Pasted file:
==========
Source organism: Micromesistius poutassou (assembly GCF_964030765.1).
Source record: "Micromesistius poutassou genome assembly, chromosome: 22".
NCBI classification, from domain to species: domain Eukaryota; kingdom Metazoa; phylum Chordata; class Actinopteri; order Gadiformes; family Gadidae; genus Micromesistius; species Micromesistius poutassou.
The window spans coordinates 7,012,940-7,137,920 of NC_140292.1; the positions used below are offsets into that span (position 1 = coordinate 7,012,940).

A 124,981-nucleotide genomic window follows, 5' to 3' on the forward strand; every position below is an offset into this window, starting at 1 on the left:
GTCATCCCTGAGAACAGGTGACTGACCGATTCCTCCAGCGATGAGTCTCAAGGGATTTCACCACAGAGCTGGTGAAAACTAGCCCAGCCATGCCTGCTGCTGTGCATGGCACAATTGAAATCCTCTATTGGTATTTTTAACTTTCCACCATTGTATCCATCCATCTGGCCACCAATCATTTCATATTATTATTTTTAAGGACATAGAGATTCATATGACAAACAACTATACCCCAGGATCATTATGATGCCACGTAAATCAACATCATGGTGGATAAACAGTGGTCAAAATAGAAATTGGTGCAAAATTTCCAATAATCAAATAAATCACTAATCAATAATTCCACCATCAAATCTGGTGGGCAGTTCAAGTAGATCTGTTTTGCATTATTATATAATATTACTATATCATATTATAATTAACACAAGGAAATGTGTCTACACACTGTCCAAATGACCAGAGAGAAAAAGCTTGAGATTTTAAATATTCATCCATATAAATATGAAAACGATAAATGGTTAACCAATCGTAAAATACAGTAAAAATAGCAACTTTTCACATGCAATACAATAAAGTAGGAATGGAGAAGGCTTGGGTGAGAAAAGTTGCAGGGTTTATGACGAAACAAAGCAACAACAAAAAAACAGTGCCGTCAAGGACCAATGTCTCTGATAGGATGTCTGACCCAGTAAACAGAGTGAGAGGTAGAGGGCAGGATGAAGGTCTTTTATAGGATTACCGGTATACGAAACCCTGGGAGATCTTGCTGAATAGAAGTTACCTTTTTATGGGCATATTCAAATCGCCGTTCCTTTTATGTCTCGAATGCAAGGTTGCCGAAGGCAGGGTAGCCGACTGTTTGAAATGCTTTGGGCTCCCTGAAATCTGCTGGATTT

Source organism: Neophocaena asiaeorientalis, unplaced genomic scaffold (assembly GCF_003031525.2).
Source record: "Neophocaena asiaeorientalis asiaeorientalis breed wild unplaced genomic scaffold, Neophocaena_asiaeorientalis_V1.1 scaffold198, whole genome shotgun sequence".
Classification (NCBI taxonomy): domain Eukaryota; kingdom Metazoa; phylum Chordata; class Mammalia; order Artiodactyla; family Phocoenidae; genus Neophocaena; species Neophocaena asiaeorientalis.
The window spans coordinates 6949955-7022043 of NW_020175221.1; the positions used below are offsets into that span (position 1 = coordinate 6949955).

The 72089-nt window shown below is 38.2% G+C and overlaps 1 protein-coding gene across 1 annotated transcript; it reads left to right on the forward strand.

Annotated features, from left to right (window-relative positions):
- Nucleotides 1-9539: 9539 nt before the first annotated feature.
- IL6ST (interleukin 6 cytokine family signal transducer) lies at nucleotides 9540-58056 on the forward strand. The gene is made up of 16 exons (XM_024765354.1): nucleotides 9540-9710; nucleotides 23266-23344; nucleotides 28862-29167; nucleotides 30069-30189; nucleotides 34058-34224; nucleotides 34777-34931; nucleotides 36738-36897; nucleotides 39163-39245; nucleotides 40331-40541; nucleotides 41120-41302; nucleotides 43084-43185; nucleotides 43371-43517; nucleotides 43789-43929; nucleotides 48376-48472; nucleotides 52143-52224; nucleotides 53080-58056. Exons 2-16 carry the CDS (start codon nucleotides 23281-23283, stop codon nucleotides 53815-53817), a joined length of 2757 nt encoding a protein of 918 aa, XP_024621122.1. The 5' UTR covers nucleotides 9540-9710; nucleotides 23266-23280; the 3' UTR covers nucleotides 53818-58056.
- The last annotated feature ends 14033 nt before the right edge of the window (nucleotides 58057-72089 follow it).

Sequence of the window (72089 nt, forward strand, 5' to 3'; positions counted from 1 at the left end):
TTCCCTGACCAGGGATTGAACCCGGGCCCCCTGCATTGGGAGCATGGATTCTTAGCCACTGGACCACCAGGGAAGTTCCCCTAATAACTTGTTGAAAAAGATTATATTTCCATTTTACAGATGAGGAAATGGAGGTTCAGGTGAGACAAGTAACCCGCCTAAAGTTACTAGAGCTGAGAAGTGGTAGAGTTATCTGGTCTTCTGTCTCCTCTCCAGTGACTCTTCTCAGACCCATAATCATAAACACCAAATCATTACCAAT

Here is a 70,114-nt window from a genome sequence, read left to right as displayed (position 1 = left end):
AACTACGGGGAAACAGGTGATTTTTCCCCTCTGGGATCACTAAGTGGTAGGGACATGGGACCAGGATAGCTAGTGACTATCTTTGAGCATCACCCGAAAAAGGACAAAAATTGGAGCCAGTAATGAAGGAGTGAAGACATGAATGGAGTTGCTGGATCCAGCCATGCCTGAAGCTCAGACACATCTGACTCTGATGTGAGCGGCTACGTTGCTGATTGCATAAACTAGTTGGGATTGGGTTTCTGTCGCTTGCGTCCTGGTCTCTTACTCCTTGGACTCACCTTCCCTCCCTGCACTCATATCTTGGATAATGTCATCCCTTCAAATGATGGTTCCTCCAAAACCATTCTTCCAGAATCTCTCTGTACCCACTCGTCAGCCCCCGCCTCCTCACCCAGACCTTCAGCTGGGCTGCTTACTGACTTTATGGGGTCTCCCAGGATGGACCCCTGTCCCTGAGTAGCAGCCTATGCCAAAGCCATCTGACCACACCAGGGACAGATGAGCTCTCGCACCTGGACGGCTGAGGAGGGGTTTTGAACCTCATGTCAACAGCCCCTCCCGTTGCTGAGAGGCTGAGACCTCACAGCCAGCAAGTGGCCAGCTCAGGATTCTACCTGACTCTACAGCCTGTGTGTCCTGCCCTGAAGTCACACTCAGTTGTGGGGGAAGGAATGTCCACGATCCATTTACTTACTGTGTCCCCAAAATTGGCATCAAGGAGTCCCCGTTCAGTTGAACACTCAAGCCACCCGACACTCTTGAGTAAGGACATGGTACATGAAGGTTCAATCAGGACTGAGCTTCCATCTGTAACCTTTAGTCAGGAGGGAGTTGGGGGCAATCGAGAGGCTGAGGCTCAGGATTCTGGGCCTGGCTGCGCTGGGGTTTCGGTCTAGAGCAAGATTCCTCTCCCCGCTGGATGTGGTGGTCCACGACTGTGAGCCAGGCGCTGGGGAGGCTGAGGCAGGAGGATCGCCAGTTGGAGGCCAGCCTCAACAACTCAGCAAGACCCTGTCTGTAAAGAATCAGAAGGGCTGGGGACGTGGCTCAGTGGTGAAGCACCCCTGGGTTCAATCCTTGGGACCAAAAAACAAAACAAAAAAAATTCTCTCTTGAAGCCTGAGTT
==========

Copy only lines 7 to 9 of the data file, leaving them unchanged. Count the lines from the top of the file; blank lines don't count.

Source organism: Neophocaena asiaeorientalis, unplaced genomic scaffold (assembly GCF_003031525.2).
Source record: "Neophocaena asiaeorientalis asiaeorientalis breed wild unplaced genomic scaffold, Neophocaena_asiaeorientalis_V1.1 scaffold198, whole genome shotgun sequence".
Classification (NCBI taxonomy): domain Eukaryota; kingdom Metazoa; phylum Chordata; class Mammalia; order Artiodactyla; family Phocoenidae; genus Neophocaena; species Neophocaena asiaeorientalis.